Colonial frontiers, we have long been told, put conventional categories at risk. I grew up on
one such frontier, itself an anachronism in the late-twentieth-century world—apartheid South
Africa, where many of the key terms of liberal modernity were scandalously, publically violated.
Religion was one of them. Some have argued that the act of separating the sacred from the secular
is the founding gesture of liberal modern state making (Asad 2003: 13). In this, South Africa
was a flagrant exception. There, the line between faith and politics was always overtly contested,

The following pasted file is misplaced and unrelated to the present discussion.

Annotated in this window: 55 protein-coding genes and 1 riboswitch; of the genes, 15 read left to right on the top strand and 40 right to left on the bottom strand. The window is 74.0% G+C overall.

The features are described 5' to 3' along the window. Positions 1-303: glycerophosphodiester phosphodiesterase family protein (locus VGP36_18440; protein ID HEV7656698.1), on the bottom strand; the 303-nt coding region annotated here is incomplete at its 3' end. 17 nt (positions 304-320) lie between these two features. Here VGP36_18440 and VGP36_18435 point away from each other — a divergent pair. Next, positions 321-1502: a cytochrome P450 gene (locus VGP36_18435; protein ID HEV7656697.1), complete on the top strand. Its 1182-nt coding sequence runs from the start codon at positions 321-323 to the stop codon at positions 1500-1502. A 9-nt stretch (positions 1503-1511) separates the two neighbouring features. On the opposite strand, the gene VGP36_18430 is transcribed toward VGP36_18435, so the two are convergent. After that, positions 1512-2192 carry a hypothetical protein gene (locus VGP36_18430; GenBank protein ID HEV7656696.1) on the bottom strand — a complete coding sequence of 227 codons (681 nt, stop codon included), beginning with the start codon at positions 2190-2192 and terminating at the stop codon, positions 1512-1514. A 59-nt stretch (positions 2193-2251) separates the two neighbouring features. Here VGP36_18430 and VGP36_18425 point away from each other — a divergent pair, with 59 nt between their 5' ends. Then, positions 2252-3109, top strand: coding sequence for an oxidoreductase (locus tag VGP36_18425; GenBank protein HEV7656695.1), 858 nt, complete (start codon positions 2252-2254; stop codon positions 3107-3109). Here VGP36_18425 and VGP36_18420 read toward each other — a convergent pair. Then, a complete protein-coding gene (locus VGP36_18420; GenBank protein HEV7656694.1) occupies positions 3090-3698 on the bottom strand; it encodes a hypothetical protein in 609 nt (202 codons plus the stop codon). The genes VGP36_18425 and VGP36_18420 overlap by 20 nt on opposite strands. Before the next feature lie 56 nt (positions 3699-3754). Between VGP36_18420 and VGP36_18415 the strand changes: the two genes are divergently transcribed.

always palpably porous. Faith-based arguments were central to politics at its most pragmatic, to
competing claims of sovereignty and citizenship, to debates about the nature of civilization or
the content of school curricula. As a settler colony, South Africa had long experimented with
ways to ‘modernize racial domination’ (Adam 1971) in the interests of capitalist production,
frequently with appeals to theology. After 1948, in contrast with the spirit of a decolonizing
world, the country fell under the sway of Afrikaner rulers of overtly Calvinist bent. They set
about formalizing a racial division of labor that ensured that black populations, the Children of
Ham, remained economically subservient and politically marginal.